Is it possible that, in the minds of the Nobel committee, the point of the Obama presidency is his presidency?

Don’t get me wrong. I like Barack Obama as a person. I disagree with him on some things; on other things, he’s doing a great job considering the hand he was dealt.

That said...Barack Hussein Obama has not yet accomplished a thing as President of the United States.

It’s not his fault he’s done nothing. He’s been president for nine months. He was president for TEN DAYS before the Nobel nomination deadline. The poor guy had no idea the committee was going to give him the prize. After all – why would they?

Let’s give the man a chance! Let him give his best shot at making peace in Palestine, at ending the war in Iraq, at stabilizing Afghanistan, at ending the nuclear programs in Iran or North Korea, at stopping the genocide in Darfur. THEN give him the prize. What will they give him now if he manages to accomplish any of those things? The papacy? (Just to be clear, Vatican – since you can’t tell these days, THAT’S A JOKE).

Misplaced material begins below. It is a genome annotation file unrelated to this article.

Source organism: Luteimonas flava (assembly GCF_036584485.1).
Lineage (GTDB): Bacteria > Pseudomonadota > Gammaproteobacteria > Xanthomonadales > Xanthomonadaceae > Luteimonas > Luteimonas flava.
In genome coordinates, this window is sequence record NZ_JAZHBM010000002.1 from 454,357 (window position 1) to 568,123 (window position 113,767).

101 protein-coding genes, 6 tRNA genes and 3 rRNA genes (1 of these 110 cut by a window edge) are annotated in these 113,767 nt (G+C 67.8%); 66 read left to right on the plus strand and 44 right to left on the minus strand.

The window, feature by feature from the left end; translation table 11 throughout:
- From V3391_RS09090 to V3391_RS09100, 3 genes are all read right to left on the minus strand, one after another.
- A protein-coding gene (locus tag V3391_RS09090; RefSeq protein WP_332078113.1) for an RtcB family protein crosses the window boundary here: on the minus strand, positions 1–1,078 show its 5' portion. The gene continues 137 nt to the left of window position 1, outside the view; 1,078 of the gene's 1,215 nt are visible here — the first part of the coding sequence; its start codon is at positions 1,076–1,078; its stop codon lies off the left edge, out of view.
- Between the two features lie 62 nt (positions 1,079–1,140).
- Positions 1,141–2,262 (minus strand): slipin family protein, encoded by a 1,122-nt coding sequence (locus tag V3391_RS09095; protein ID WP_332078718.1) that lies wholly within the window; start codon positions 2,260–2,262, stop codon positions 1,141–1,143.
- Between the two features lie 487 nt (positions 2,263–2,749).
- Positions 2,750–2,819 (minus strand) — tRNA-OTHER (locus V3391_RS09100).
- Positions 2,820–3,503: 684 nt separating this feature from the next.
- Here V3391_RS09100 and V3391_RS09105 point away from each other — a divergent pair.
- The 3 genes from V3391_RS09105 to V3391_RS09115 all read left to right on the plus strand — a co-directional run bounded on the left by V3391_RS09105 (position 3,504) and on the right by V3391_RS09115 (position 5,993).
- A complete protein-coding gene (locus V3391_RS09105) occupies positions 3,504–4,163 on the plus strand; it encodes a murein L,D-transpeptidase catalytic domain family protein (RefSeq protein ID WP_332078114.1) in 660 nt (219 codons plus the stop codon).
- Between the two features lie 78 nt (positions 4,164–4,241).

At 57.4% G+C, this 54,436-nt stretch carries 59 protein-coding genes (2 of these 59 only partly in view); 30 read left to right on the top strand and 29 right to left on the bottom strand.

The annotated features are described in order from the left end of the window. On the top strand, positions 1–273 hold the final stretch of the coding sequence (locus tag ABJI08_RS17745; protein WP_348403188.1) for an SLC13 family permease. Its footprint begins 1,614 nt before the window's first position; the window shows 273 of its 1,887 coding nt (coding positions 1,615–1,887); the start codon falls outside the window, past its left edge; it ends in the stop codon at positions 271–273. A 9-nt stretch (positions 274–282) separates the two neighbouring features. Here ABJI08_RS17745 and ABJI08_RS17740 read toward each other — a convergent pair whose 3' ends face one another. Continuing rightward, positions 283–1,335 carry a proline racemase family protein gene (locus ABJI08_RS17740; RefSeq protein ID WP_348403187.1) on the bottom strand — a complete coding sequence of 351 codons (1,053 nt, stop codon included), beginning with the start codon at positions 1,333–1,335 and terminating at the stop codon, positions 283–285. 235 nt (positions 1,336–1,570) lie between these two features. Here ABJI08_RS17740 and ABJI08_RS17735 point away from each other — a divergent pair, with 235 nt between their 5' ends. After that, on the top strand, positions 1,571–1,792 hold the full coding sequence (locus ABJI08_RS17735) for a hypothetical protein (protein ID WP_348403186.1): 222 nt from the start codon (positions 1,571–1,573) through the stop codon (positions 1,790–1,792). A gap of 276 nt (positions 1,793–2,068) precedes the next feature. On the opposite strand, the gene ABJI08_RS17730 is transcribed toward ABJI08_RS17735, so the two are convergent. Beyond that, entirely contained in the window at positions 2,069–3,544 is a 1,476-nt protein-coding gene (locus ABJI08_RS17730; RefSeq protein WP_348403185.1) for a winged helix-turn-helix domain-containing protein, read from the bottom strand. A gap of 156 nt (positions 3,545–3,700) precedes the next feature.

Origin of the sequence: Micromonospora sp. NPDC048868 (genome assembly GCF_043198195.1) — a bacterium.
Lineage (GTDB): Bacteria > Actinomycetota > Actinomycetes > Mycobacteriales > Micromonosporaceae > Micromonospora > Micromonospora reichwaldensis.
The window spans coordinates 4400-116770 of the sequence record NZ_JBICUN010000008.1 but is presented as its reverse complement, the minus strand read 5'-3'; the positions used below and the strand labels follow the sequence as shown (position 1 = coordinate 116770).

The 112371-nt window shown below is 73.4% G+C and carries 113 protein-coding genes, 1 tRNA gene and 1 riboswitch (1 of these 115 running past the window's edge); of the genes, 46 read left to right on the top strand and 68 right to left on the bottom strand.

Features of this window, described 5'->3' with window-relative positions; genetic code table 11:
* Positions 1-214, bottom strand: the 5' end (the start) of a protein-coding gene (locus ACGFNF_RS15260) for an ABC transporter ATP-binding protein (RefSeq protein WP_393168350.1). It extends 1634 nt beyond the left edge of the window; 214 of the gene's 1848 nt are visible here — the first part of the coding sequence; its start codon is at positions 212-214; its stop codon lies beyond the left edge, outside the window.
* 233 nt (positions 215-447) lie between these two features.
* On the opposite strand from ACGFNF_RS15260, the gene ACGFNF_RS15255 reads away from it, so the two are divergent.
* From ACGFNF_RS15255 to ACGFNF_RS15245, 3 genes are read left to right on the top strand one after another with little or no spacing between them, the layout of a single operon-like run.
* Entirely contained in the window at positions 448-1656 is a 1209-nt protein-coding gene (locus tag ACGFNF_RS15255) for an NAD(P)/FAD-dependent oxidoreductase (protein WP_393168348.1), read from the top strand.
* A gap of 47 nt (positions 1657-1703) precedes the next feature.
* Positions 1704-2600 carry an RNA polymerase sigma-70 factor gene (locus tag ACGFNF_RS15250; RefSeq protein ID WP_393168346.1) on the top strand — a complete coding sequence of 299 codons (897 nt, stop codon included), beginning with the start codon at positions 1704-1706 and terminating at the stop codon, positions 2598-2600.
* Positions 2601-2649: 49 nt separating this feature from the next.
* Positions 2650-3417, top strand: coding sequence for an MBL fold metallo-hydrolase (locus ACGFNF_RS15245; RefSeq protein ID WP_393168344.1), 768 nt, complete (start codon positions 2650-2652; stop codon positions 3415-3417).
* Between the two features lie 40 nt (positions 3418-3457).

In 2007, when the Nobel committee gave Al Gore the Peace Prize for making a documentary about global warming, the Wall Street Journal printed a list of men and women around the world who were doing real work for peace and human rights, often putting their lives on the line in the process. I hope the Journal does that again this year.

Good grief. I’m going to bed. My earnest prayer this morning is this: Dear God, PLEASE let our president one day live up to the hype.


  1. This comment has been removed by the author.

  2. As a still-dreaming film student, the way you presented Al Gore winning a Noble startled me. Although I'm not so sure if Al Gore really deserved the prize, I can understand why the committee would have considered him in the first place. I believe in the capacity of the media of changing people. As much as I respect and admire all those people the Wall Street Journal listed, Al Gore's "An Inconvenient Truth" did raise awareness of global warming worldwide, and suddenly a lot more people were talking about it, journalists were writing about it, even penguins were concerned about it (like in Happy Feet. Sorry, couldn't help it).